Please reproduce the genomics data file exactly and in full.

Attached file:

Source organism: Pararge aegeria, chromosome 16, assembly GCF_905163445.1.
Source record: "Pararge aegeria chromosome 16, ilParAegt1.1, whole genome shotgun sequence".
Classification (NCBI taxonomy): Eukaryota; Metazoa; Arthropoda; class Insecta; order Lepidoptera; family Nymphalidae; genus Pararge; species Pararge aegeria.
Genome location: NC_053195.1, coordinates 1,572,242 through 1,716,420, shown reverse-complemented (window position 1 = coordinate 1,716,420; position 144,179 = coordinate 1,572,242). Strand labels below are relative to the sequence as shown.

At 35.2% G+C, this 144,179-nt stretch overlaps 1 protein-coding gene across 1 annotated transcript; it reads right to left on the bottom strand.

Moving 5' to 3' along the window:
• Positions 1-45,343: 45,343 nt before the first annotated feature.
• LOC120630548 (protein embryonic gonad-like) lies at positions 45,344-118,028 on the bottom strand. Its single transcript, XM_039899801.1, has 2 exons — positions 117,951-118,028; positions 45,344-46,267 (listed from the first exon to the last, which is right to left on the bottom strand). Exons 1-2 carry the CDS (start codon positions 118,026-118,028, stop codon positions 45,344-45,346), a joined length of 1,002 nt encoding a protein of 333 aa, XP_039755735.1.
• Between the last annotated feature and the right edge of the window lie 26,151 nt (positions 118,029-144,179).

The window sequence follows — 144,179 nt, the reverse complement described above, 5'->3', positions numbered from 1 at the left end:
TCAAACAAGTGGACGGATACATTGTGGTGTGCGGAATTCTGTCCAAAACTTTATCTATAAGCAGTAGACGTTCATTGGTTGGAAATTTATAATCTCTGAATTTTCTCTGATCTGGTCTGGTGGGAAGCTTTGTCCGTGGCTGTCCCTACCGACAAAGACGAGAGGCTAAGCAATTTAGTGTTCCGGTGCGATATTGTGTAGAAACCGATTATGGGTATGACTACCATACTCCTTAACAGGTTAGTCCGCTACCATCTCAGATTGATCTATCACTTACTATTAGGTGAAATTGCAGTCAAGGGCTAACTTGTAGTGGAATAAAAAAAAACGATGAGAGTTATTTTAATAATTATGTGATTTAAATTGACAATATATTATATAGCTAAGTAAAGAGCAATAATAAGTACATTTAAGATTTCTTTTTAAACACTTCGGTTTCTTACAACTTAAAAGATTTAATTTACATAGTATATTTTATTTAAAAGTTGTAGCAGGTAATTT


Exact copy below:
Source organism: Pararge aegeria, chromosome 16, assembly GCF_905163445.1.
Source record: "Pararge aegeria chromosome 16, ilParAegt1.1, whole genome shotgun sequence".
Classification (NCBI taxonomy): Eukaryota; Metazoa; Arthropoda; class Insecta; order Lepidoptera; family Nymphalidae; genus Pararge; species Pararge aegeria.
Genome location: NC_053195.1, coordinates 1,572,242 through 1,716,420, shown reverse-complemented (window position 1 = coordinate 1,716,420; position 144,179 = coordinate 1,572,242). Strand labels below are relative to the sequence as shown.

At 35.2% G+C, this 144,179-nt stretch overlaps 1 protein-coding gene across 1 annotated transcript; it reads right to left on the bottom strand.

Moving 5' to 3' along the window:
• Positions 1-45,343: 45,343 nt before the first annotated feature.
• LOC120630548 (protein embryonic gonad-like) lies at positions 45,344-118,028 on the bottom strand. Its single transcript, XM_039899801.1, has 2 exons — positions 117,951-118,028; positions 45,344-46,267 (listed from the first exon to the last, which is right to left on the bottom strand). Exons 1-2 carry the CDS (start codon positions 118,026-118,028, stop codon positions 45,344-45,346), a joined length of 1,002 nt encoding a protein of 333 aa, XP_039755735.1.
• Between the last annotated feature and the right edge of the window lie 26,151 nt (positions 118,029-144,179).

The window sequence follows — 144,179 nt, the reverse complement described above, 5'->3', positions numbered from 1 at the left end:
TCAAACAAGTGGACGGATACATTGTGGTGTGCGGAATTCTGTCCAAAACTTTATCTATAAGCAGTAGACGTTCATTGGTTGGAAATTTATAATCTCTGAATTTTCTCTGATCTGGTCTGGTGGGAAGCTTTGTCCGTGGCTGTCCCTACCGACAAAGACGAGAGGCTAAGCAATTTAGTGTTCCGGTGCGATATTGTGTAGAAACCGATTATGGGTATGACTACCATACTCCTTAACAGGTTAGTCCGCTACCATCTCAGATTGATCTATCACTTACTATTAGGTGAAATTGCAGTCAAGGGCTAACTTGTAGTGGAATAAAAAAAAACGATGAGAGTTATTTTAATAATTATGTGATTTAAATTGACAATATATTATATAGCTAAGTAAAGAGCAATAATAAGTACATTTAAGATTTCTTTTTAAACACTTCGGTTTCTTACAACTTAAAAGATTTAATTTACATAGTATATTTTATTTAAAAGTTGTAGCAGGTAATTT